Archive for June 11th, 2010|Daily archive page


In Bureaucracy, History, Law Enforcement, Politics on June 11, 2010 at 2:18 pm

The saying “Who will watch the watchman?” grew out of a time when castles posted a watchman in a high tower to give alert to approaching enemies.

If the sentry gave the alarm in time, there was a good chance the castle would repulse its would-be conquerors. But if the watchman didn’t, the outcome could be catastrophic.

In one of the most famous stories in world literature, Trojan sentries got drunk and fell asleep while celebrating Troy’s “victory” over the “departed” Greek Army. And they kept on sleeping even as the Greeks stormed the city and slaughtered almost all its inhabitants.

Something very similar happened at the Securities and Exchange Commission(SEC) in 2007-8.

“High-ranking officials within the SEC were spending more time looking at porn than taking action to help stave off the events that put our nation’s economy on the brink of collapse,” said California Congressman Darrell Issa, the top Republican on the House Oversight and Government Reform Committee, in April, 2010.

A report written by SEC Inspector General David Kotz cited the following violations of SEC and government-wide ethics rules:

• Thirty-three employees and/or contractors used their computers while on government time to access pornography, sexually explicit and sexually suggestive images.
• More than half the accused workers earned $99,000 to $223,000 annually.
• A regional staff accountant tried to access pornographic websites nearly 1,800 times in a two-week period.
• A senior attorney at the SEC’s Washington headquarters spent up to eight hours a day looking at and downloading pornography.
• An accountant was blocked more than 16,000 times in a month from visiting sexually-explicit websites.

The cracks in the financial system emerged in mid-2007 and spread into full-blown panic by the fall of 2008.

Bureaucracies have always struggled to police the improper actions of their employees. Their options have generally consisted of rewards and punishments.

Rewards usually come in the form of increased salary and/or promotion. Punishments usually consist of reduction in rank and/or salary or dismissal.

For decades, the FBI was notorious for transferring agents who displeased its tyrannical director, J. Edgar Hoover, to Butte, Montana, the Bureau’s version of Siberia. The FBI also used surprise inspections to try to catch agents violating its vast array of rules–such as forbidding them to drink coffee at their desks or wear any color of shirt other than white.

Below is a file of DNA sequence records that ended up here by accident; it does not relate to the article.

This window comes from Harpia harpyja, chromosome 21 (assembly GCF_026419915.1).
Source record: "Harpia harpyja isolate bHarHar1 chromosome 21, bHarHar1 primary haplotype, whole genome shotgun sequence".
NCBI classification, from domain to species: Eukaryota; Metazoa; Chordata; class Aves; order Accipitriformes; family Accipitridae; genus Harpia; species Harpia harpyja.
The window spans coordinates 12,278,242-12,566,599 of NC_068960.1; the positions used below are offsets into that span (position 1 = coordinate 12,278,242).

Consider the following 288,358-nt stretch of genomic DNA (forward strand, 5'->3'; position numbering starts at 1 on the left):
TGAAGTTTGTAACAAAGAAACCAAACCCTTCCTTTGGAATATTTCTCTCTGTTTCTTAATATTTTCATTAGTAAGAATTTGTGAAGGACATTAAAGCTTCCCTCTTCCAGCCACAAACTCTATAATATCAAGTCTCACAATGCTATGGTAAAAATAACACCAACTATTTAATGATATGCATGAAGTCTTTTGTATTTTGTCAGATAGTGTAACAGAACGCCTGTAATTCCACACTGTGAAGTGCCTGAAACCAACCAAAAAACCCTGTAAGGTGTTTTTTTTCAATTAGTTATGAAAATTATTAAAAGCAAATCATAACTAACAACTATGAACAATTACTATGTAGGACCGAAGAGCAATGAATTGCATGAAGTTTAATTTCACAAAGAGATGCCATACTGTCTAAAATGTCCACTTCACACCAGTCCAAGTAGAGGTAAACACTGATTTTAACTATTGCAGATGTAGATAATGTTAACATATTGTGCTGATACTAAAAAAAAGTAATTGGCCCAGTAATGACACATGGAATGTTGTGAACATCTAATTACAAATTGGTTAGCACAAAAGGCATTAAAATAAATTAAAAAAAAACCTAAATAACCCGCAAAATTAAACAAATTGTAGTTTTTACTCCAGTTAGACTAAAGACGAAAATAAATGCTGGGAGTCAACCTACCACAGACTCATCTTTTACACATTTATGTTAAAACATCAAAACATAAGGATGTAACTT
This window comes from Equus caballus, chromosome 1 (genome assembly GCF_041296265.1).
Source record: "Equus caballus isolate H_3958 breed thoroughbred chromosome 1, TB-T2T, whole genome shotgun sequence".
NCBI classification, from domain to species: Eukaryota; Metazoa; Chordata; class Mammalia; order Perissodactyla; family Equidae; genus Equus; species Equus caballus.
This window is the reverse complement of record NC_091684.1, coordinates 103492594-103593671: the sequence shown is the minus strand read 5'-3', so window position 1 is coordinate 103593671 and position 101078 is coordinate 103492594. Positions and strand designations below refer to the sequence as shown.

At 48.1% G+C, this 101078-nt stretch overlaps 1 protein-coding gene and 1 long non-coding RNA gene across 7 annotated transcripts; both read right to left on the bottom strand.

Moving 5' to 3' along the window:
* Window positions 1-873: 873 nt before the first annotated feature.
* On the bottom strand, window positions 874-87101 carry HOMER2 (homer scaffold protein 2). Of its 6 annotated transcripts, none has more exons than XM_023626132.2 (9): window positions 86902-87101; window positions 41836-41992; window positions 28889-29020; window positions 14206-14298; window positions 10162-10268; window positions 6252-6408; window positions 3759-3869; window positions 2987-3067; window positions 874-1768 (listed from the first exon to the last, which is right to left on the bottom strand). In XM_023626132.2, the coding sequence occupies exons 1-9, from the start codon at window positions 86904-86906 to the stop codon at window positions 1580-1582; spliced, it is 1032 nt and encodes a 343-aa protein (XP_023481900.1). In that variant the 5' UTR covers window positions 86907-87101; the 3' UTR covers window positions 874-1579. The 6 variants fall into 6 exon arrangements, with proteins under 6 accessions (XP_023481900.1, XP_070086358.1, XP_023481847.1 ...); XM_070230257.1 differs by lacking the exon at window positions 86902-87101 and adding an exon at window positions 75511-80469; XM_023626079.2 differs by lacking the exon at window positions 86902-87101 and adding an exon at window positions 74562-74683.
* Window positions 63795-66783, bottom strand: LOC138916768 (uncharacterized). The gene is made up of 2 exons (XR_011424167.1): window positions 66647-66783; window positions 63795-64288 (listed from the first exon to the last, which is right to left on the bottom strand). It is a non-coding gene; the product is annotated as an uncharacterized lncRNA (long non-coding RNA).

A traditional problem for organizations is their inability to objectively investigate complaints directed at themselves. The FBI has tried to address this by having complaints made against a particular field office investigated by a different one. The hope is that this will ensure a measure of impartiality, since the investigating agents will presumably not know the agents whose behavior they are investigating.

According to Sociologist Theodore Caplow’s brilliant book, How to Run Any Organization there are twelve rules to follow for effective supervision:

1. Set unmistakable goals.

2. Supervise the work more than the worker: “The chef who sits at the kitchen door and tastes every dish as it passes…[will] find it easy to communicate with [his] workers.”

3. Distinguish between essential and non-essential rules: “With respect to those few norms that express the organization’s moral commitment and do call for perfect compliance, the supervisor’s best course is to treat every violation as harshly as his powers allow.”

4. Reward sparingly, punish even more sparingly.

5. Give credit where credit is due.

6. Listen to complaints sympathetically; never complain in return.

7. Defend the faith: “The supervisor must take the group and its work more seriously than anyone else and must know how to assume a ceremonial stance for great occasions.”

8. Develop an inner circle: “An inner circle of lieutenants provides additional eyes, ears and hands to do his supervising.”

9. Protect the status of subordinates.

10. Retain final control.

11. Innovate democratically.

12. Take infinite pains.

The need for supervising the professional behavior of employees poses genuine problems for the organizations trying to do so. Too little supervision results in widespread violations of the agency’s/company’s most important rules and even of the criminal law. But too much supervision creates hostility between employees and managers and destroys company morale.

Even law enforcement agents who spend their lives cultivating informants among criminals despise their members who inform on officers who violate the law.

Without doubt the most-hated part of any law enforcement agency is its Internal Affairs Department. “Finks, “rats,” “the shoofly” are among the insults hurled at those who are charged with policing their fellow officers.

In extreme cases, those who have dared to inform on the corrupt actions of fellow officers have been forced to retire from law enforcement and/or assume a new identity via the Federal Witness Security Program.

As our society becomes more centralized and the Federal Government assumes greater regulatory powers, the agencies charged with this will have to find ways to effectively police their employees without sapping their morale–and the efficiency that accompanies it.

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